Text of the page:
Now to talk about my favourite half of this game, the exploration. Everywhere in this game is real footage of the town of Misaki, now considered merged with Miura City in Kanagawa prefecture. It's a lovely seaside town that makes this game a nostalgic experience for anyone whose spent an extended period of time in a sleepy seaside town like this, even if not in Japan. If somehow I'm ever able to make it there without going too far out of my way, I'd love to visit this town in real life and see how it's changed in the 20+ years since this game came out. I really appreciate that this game makes the most of the PS2's capabilities over the PS1, having these backgrounds be moving instead of photos. You can see the plants swaying in the breeze, the flickering street signs and of course, the waves of the ocean. The sound design is also lovely. Outside of rare cutscenes and the menus, there is no music and Toro's speech doesn't have any sound effects, although there are comic sound effects during some of his idle animations or he will meow when he wants to ask you something. Most of what you will hear is what's around you. Birds tweeting, leaves rustling, it's really nice. I'm not actually sure how many days are in this game (I think it's 7?) as I haven't beaten it yet but each day is about 20 minutes and there are different things in different places that might be there each time of the day, such as cars sometimes being parked somewhere they weren't before, or the school being open. Toro also blends in really well with the footage, they did a great job with the lighting and shadows to make it seem like he's actually there.

An interesting bit of trivia about this game. It gained some minor virality on the Japanese web after someone noticed something strange in the window of one of the houses in the middle of town during sunset. Supposedly it's the face of a ghost or a scary doll, and while I do see the face and think it looks kinda creepy, it's just a weird reflection from the sun after all. I managed to catch it myself in-game. What do you think? (right-click and open in new tab to get a better look.)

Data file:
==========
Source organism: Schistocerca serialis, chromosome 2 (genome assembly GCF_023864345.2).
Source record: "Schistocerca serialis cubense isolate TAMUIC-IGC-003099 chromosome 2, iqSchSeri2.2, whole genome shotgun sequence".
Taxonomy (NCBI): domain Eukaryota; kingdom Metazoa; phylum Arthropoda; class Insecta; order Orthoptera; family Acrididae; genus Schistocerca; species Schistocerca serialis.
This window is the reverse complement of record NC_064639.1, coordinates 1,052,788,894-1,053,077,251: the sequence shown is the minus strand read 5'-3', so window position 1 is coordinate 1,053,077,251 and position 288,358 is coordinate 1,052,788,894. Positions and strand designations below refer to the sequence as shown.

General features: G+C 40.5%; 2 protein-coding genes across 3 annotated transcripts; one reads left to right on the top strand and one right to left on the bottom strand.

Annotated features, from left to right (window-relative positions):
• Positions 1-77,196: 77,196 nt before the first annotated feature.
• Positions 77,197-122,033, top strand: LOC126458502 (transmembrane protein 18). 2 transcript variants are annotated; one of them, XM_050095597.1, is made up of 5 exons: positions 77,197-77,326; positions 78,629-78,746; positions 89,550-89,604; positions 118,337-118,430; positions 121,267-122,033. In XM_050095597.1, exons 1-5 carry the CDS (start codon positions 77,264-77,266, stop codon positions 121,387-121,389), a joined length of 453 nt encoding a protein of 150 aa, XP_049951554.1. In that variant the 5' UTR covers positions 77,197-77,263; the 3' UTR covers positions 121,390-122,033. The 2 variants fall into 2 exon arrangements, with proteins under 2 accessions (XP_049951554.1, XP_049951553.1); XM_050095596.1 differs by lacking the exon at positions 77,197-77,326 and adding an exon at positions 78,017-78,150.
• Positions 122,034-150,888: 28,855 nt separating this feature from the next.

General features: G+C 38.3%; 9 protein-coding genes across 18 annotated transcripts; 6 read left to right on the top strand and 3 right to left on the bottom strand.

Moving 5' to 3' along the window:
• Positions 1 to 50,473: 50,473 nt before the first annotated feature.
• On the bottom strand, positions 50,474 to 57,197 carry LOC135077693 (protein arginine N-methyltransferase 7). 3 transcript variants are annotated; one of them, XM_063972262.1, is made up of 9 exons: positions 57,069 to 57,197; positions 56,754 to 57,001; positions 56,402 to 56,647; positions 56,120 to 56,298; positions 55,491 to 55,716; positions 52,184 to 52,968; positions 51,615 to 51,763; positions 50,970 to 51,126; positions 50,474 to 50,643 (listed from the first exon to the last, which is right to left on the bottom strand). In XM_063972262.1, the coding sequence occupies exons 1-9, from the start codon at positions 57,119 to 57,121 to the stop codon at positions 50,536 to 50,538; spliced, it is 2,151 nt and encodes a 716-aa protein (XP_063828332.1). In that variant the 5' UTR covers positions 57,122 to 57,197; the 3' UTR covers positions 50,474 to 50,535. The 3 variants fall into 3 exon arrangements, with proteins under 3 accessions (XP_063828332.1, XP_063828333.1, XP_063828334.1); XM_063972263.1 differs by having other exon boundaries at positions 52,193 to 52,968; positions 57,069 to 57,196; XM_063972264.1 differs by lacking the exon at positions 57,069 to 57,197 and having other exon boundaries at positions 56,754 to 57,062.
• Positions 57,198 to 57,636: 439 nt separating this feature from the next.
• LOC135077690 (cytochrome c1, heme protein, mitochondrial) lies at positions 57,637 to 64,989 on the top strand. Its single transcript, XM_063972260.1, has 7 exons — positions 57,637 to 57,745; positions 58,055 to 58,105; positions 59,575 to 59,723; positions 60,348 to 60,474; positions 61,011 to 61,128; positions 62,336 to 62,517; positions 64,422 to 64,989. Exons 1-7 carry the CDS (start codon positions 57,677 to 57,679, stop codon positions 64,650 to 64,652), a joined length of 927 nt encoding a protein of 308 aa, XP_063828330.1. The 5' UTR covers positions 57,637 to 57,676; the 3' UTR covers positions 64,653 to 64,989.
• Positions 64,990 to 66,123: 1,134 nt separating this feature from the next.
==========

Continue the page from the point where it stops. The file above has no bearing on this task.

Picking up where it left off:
As for similar games, I'd say the closest one I'm familiar with is the Boku no Natsuyasumi series. If you haven't played any, please try at least the original on Playstation. That series is also only in Japanese but if you feel strongly about playing in English, there's actually a translation for a recent spinoff starring Crayon Shin-chan coming out soon for Switch and PS4 called Shin-chan: Me and the Professor on Summer Vacation. There's also Attack of the Friday Monsters for 3DS, but it's an eShop exclusive. Unfortunately none of these games have real-life backgrounds but they're still gorgeous and there's actually much more to do in them than Toro to Kyuujitsu.

I'd definitely recommend this game to anyone who's learning conversational Japanese and is at least somewhere between beginner and intermiediate. It's great practice if you can get the gist of most of what Toro's saying, but it doesn't really give you much time to pause and look something up, and the exploration alone might not be worth the effort of loading it up on a USB or buying a copy. Emulation isn't a great option as all the 3D characters including Toro have major graphical glitches and the game is bound to crash before the end of day 2 at the latest, at least in my experience. You can give it a shot though and see if it works for you somehow.

Anyway, thank you for reading the first post on my gaming blog. I hope you try this game or any of the others if they seem like something you would like, and I hope you enjoyed. I don't have anything specific planned for my next post but I have a few ideas kicking around and I want to keep sharing knowledge of games so stay tuned for the next one!